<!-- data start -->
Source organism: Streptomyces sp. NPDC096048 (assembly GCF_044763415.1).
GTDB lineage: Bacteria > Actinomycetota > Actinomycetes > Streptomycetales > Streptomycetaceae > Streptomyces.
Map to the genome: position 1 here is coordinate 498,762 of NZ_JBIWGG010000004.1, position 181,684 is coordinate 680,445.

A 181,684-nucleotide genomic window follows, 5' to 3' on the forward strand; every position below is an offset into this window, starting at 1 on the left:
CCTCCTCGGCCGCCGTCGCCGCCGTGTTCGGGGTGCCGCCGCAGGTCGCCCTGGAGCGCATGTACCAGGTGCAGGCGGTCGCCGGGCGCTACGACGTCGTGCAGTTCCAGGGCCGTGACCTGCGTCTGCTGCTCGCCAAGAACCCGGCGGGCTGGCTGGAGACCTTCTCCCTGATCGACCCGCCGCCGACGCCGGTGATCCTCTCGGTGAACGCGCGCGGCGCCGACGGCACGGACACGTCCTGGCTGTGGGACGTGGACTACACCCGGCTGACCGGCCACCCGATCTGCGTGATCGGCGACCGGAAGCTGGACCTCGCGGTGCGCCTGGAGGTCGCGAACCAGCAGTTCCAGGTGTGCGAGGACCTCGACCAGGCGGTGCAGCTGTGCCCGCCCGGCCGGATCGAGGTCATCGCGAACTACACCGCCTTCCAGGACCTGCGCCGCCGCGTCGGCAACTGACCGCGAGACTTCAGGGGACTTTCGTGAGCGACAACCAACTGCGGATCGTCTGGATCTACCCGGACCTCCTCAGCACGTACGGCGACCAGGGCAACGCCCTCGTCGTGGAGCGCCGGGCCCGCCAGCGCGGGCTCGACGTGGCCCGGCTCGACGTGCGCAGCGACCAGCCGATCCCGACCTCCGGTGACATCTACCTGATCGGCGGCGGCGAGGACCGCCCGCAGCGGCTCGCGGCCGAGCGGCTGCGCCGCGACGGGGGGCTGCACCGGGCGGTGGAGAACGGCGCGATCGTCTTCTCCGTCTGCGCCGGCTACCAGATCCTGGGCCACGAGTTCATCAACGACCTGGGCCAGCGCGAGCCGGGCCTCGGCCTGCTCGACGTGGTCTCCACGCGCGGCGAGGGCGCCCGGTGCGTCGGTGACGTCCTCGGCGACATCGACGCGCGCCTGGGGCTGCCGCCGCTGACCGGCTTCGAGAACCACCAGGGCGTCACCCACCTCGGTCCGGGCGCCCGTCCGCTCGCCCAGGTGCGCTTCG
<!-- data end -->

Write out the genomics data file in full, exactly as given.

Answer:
Source organism: Streptomyces sp. NPDC096048 (assembly GCF_044763415.1).
GTDB lineage: Bacteria > Actinomycetota > Actinomycetes > Streptomycetales > Streptomycetaceae > Streptomyces.
Map to the genome: position 1 here is coordinate 498,762 of NZ_JBIWGG010000004.1, position 181,684 is coordinate 680,445.

A 181,684-nucleotide genomic window follows, 5' to 3' on the forward strand; every position below is an offset into this window, starting at 1 on the left:
CCTCCTCGGCCGCCGTCGCCGCCGTGTTCGGGGTGCCGCCGCAGGTCGCCCTGGAGCGCATGTACCAGGTGCAGGCGGTCGCCGGGCGCTACGACGTCGTGCAGTTCCAGGGCCGTGACCTGCGTCTGCTGCTCGCCAAGAACCCGGCGGGCTGGCTGGAGACCTTCTCCCTGATCGACCCGCCGCCGACGCCGGTGATCCTCTCGGTGAACGCGCGCGGCGCCGACGGCACGGACACGTCCTGGCTGTGGGACGTGGACTACACCCGGCTGACCGGCCACCCGATCTGCGTGATCGGCGACCGGAAGCTGGACCTCGCGGTGCGCCTGGAGGTCGCGAACCAGCAGTTCCAGGTGTGCGAGGACCTCGACCAGGCGGTGCAGCTGTGCCCGCCCGGCCGGATCGAGGTCATCGCGAACTACACCGCCTTCCAGGACCTGCGCCGCCGCGTCGGCAACTGACCGCGAGACTTCAGGGGACTTTCGTGAGCGACAACCAACTGCGGATCGTCTGGATCTACCCGGACCTCCTCAGCACGTACGGCGACCAGGGCAACGCCCTCGTCGTGGAGCGCCGGGCCCGCCAGCGCGGGCTCGACGTGGCCCGGCTCGACGTGCGCAGCGACCAGCCGATCCCGACCTCCGGTGACATCTACCTGATCGGCGGCGGCGAGGACCGCCCGCAGCGGCTCGCGGCCGAGCGGCTGCGCCGCGACGGGGGGCTGCACCGGGCGGTGGAGAACGGCGCGATCGTCTTCTCCGTCTGCGCCGGCTACCAGATCCTGGGCCACGAGTTCATCAACGACCTGGGCCAGCGCGAGCCGGGCCTCGGCCTGCTCGACGTGGTCTCCACGCGCGGCGAGGGCGCCCGGTGCGTCGGTGACGTCCTCGGCGACATCGACGCGCGCCTGGGGCTGCCGCCGCTGACCGGCTTCGAGAACCACCAGGGCGTCACCCACCTCGGTCCGGGCGCCCGTCCGCTCGCCCAGGTGCGCTTCG